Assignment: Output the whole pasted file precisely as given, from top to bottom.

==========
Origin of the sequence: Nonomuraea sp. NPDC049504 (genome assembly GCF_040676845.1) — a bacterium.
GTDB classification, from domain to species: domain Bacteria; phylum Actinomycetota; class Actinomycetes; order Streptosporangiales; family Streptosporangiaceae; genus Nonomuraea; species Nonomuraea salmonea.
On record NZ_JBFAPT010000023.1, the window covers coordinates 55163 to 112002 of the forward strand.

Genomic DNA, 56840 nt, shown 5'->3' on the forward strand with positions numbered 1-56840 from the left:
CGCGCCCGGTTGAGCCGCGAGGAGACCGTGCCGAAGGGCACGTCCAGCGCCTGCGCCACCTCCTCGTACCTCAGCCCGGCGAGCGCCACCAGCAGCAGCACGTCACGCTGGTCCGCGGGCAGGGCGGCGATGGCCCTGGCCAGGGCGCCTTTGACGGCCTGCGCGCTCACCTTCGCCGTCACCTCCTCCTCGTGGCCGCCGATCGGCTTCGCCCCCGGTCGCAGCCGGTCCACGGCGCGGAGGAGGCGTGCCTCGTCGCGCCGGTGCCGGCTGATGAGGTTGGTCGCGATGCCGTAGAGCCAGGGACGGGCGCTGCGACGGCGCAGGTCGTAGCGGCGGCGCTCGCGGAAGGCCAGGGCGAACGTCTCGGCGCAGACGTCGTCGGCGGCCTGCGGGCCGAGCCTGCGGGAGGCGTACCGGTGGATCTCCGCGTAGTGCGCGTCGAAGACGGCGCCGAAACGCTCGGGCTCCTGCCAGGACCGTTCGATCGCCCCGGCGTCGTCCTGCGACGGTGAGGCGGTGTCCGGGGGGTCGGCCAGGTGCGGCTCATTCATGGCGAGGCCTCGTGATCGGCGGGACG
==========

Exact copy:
Origin of the sequence: Nonomuraea sp. NPDC049504 (genome assembly GCF_040676845.1) — a bacterium.
GTDB classification, from domain to species: domain Bacteria; phylum Actinomycetota; class Actinomycetes; order Streptosporangiales; family Streptosporangiaceae; genus Nonomuraea; species Nonomuraea salmonea.
On record NZ_JBFAPT010000023.1, the window covers coordinates 55163 to 112002 of the forward strand.

Genomic DNA, 56840 nt, shown 5'->3' on the forward strand with positions numbered 1-56840 from the left:
CGCGCCCGGTTGAGCCGCGAGGAGACCGTGCCGAAGGGCACGTCCAGCGCCTGCGCCACCTCCTCGTACCTCAGCCCGGCGAGCGCCACCAGCAGCAGCACGTCACGCTGGTCCGCGGGCAGGGCGGCGATGGCCCTGGCCAGGGCGCCTTTGACGGCCTGCGCGCTCACCTTCGCCGTCACCTCCTCCTCGTGGCCGCCGATCGGCTTCGCCCCCGGTCGCAGCCGGTCCACGGCGCGGAGGAGGCGTGCCTCGTCGCGCCGGTGCCGGCTGATGAGGTTGGTCGCGATGCCGTAGAGCCAGGGACGGGCGCTGCGACGGCGCAGGTCGTAGCGGCGGCGCTCGCGGAAGGCCAGGGCGAACGTCTCGGCGCAGACGTCGTCGGCGGCCTGCGGGCCGAGCCTGCGGGAGGCGTACCGGTGGATCTCCGCGTAGTGCGCGTCGAAGACGGCGCCGAAACGCTCGGGCTCCTGCCAGGACCGTTCGATCGCCCCGGCGTCGTCCTGCGACGGTGAGGCGGTGTCCGGGGGGTCGGCCAGGTGCGGCTCATTCATGGCGAGGCCTCGTGATCGGCGGGACG